In comparison to WalMart numbers, Target looks very, very good. For the Wall Street Journal Paul Ziobro reports, “Target Corp. outdid big-box rival Wal-Mart Stores Inc. at the beginning of the year, as stronger growth in more profitable categories like apparel and home goods produced a third straight quarter of sales growth. Both companies are in the middle of turnarounds after long stretches of weak traffic and sales in their home U.S. markets. But Target appears to have the edge for now, posting better-than-expected earnings a day after a disappointing showing by Wal-Mart sent that company’s shares down sharply. … According to data from the consultancy Kantar Retail, 42% of Target’s shoppers make more than $75,000 a year, versus 28% at Wal-Mart.”
Again, not a clue who they’re talking about. But Michelle Persad at The Huffington Post seems very excited to report, “Mark your calendars: Target just released details about its latest designer collaboration. The American retailer took to Twitter this morning to announce it is partnering with jewelry designer Eddie Borgo for a limited-edition collection of customizable jewelry, accessories and wall art. Although Borgo may not yet be a household name like other designers and brands who’ve partnered with the store (including Lilly Pulitzer, Missoni and Proenza Schouler), he’s garnered a lot of attention over the years for his jewelry line that features conical studs and geometric shapes.” Note to self: Get “conical studs” somewhere on grease-stained Who ’75 Tour t-shirt.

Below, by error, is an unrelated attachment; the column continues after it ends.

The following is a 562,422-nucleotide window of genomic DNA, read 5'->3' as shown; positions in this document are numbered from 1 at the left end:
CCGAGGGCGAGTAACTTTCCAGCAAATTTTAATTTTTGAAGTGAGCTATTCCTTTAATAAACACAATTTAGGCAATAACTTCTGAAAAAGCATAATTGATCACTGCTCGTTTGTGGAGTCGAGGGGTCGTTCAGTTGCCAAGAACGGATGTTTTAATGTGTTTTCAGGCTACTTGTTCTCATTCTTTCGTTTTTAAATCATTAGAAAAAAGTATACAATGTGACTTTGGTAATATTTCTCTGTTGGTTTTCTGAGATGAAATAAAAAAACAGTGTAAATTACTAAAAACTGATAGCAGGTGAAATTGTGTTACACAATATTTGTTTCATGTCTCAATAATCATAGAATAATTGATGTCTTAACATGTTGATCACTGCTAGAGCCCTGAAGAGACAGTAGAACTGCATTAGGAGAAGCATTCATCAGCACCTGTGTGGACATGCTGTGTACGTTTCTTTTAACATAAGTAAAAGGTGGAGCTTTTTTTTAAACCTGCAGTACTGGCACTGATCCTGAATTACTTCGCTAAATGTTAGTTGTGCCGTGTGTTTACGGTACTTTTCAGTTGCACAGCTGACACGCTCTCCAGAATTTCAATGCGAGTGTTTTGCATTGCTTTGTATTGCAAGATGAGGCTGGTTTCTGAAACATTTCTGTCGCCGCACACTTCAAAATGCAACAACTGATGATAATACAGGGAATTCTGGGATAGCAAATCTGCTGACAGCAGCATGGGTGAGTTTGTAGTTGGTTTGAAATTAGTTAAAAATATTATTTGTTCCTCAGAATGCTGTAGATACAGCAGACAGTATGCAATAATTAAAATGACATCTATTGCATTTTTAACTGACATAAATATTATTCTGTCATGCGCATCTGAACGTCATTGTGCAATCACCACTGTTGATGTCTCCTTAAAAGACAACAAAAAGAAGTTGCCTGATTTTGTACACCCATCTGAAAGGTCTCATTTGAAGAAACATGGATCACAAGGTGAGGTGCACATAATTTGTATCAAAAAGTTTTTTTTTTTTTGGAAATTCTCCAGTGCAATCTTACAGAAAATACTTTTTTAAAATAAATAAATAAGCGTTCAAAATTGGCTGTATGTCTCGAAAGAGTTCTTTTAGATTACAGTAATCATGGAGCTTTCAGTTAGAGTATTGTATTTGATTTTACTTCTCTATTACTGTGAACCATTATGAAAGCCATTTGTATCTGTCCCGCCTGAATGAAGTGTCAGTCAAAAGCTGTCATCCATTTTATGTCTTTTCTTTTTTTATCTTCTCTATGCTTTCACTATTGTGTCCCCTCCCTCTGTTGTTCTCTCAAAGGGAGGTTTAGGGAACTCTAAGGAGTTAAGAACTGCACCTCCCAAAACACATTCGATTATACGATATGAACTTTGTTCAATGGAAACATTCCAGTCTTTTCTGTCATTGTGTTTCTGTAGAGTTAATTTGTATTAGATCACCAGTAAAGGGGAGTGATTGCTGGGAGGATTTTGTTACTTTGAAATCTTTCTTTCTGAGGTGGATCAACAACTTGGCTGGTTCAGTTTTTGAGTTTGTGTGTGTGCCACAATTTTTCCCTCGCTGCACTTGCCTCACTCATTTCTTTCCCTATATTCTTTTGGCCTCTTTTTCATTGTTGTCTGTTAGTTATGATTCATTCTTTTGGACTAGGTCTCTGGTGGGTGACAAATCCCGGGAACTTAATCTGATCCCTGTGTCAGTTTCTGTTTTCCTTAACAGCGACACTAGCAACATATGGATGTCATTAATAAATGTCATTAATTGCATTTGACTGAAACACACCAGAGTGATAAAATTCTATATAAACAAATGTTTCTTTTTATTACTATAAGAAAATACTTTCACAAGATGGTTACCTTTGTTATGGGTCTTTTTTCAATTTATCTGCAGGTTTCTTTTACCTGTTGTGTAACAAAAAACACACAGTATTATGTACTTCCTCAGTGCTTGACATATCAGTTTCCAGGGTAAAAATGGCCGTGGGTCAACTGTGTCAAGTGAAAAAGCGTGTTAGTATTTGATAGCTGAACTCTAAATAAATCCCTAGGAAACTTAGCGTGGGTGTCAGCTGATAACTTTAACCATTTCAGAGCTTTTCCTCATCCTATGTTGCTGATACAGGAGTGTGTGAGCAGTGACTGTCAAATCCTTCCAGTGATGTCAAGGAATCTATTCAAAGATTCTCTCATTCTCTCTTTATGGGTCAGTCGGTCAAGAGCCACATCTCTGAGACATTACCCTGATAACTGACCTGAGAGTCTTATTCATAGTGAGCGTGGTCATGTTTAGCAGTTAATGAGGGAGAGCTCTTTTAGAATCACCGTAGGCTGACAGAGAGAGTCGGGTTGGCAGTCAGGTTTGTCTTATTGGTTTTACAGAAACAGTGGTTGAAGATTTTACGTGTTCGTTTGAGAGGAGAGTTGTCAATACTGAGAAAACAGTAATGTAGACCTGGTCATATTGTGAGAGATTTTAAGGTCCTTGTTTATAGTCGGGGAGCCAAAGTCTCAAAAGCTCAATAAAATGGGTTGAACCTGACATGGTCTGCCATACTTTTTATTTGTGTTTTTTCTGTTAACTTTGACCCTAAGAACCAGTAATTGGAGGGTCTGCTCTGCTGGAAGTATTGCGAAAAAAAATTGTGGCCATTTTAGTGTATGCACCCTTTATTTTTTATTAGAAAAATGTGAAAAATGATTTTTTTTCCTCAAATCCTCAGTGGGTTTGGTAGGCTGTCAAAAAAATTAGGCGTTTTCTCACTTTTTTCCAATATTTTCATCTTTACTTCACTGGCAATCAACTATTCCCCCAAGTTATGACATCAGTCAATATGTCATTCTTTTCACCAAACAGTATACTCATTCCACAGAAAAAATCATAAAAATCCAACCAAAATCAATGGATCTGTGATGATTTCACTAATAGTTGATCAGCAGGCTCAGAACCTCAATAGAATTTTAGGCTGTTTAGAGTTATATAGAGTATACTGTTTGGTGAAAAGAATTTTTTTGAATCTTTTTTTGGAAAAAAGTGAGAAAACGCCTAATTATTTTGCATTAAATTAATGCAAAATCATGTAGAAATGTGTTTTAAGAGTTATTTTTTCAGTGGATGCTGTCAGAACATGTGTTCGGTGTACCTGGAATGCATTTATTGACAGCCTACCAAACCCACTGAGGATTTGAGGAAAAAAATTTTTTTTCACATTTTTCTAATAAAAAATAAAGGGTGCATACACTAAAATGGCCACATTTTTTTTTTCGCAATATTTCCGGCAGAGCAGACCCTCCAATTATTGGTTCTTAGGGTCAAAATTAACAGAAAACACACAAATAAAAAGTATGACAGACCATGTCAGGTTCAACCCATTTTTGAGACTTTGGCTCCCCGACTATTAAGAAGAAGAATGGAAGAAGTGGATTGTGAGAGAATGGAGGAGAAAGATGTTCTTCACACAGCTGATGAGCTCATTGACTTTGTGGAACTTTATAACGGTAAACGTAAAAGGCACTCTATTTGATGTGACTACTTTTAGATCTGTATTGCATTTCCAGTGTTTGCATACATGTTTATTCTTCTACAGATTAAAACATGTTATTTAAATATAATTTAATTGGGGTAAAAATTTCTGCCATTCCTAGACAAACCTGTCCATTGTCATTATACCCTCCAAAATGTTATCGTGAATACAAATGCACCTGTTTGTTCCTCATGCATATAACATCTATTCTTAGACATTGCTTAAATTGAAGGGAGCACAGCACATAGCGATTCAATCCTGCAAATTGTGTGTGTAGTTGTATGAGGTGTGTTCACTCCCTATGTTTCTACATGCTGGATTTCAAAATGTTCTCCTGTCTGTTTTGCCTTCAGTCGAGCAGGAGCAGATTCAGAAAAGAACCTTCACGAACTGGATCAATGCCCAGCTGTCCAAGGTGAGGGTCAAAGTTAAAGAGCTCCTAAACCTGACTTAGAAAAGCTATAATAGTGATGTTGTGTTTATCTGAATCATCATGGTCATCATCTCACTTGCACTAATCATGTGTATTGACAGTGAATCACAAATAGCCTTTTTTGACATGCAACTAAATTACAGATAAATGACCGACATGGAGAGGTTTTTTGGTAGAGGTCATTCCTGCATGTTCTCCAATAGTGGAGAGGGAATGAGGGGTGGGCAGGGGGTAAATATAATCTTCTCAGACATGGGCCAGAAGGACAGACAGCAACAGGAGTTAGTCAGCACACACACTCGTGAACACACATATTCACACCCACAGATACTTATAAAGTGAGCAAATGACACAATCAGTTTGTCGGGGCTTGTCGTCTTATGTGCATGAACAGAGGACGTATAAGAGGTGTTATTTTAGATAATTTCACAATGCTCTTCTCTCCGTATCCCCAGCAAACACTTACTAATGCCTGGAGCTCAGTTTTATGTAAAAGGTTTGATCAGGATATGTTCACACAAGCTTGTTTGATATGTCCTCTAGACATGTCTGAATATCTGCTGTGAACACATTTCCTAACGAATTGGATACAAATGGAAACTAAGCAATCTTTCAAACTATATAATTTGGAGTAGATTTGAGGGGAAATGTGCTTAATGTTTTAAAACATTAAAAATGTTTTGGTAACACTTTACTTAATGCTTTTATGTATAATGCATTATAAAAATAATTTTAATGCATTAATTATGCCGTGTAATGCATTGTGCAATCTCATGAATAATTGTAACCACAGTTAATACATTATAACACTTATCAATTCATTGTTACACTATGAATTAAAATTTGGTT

More than $400,000 and counting. Brandt Williams of MPR says, “Federal authorities Wednesday indicted a Minneapolis police officer on nine criminal counts, including civil rights violations and perjury, tied to allegations of using excessive force and lying about it. Officer Michael Griffin was already at the center of two police brutality lawsuits that have cost the city more than $400,000. He’d been investigated more than a dozen times but never been disciplined.”
One of the first rules of any work place. “Be nice to the janitors.” Says Martin Moylan at MPR, “Janitors working at Macy’s and Herberger’s stores in Minnesota have sued their employer, Capital Building Services, alleging they’ve been cheated on their wages. The janitors have filed a federal class-action lawsuit accusing the Illinois-based company, which provides clearing services to retailers, with failing to pay workers the minimum wage and earned overtime. The suit also alleges other labor law violations.” Obviously, no one at those stores ever saw, “Election.”
Finally, will the National Guard be called out to provide a protective cordon around the corporate jets? Says Libor Jany of the Strib, “The Minneapolis Police Department has been quietly meeting for months with other local and federal law enforcement agencies to discuss security preparations for Super Bowl LII, which promises to be the biggest test in the history of the department. With the opening kickoff still nearly three years away, Minneapolis officials have been assessing potential threats to the big game, which is expected to draw tens of thousands of fans to the Twin Cities.” Or put another way, the meter is already running.